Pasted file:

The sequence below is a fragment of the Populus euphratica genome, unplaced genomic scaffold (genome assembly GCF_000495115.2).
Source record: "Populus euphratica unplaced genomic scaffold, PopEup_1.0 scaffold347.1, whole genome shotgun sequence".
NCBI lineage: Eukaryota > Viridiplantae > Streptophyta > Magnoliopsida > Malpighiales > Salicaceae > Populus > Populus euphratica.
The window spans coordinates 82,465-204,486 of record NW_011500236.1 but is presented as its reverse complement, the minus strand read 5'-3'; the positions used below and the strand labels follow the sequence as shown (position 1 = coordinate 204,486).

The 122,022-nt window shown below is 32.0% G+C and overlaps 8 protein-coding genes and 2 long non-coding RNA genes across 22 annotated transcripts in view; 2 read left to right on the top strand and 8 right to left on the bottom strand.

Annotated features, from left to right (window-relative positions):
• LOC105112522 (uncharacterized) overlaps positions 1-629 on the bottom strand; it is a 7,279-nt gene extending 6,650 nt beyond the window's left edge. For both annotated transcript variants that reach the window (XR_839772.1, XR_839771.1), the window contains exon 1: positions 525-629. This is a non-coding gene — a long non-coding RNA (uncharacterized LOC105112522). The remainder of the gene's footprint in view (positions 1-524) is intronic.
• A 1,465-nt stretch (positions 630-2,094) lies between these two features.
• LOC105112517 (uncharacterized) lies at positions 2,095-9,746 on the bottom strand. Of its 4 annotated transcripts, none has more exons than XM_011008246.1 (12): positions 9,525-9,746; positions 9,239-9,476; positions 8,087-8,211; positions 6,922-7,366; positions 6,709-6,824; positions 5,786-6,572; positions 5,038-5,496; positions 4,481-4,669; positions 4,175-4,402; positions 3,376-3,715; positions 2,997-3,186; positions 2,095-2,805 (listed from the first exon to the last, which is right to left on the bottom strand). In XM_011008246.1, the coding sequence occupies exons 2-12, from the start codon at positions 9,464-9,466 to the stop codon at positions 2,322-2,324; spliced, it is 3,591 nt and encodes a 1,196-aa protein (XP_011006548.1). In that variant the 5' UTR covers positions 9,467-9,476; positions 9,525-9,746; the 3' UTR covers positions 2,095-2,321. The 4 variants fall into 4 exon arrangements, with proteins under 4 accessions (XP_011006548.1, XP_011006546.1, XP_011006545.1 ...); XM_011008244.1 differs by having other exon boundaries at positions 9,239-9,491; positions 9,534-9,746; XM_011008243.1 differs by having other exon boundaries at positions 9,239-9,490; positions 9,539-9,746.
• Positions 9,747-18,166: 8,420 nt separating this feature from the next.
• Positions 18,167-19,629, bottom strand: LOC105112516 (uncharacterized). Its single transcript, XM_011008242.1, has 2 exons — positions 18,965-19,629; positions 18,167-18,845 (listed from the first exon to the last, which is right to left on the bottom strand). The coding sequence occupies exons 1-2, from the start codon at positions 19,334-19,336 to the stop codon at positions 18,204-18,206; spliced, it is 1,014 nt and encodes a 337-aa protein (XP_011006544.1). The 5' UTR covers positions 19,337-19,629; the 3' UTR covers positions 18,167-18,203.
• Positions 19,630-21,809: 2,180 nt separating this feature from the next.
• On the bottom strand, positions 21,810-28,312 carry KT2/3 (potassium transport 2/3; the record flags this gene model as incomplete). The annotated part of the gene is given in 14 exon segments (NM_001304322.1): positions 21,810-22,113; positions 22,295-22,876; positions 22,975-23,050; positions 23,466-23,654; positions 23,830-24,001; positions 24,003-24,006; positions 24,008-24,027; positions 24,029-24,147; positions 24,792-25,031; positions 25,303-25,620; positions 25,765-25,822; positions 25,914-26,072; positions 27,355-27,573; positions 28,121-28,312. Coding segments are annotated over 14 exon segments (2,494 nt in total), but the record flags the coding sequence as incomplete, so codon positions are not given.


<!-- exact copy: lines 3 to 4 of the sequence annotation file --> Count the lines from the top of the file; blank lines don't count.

NCBI lineage: Eukaryota > Viridiplantae > Streptophyta > Magnoliopsida > Malpighiales > Salicaceae > Populus > Populus euphratica.
The window spans coordinates 82,465-204,486 of record NW_011500236.1 but is presented as its reverse complement, the minus strand read 5'-3'; the positions used below and the strand labels follow the sequence as shown (position 1 = coordinate 204,486).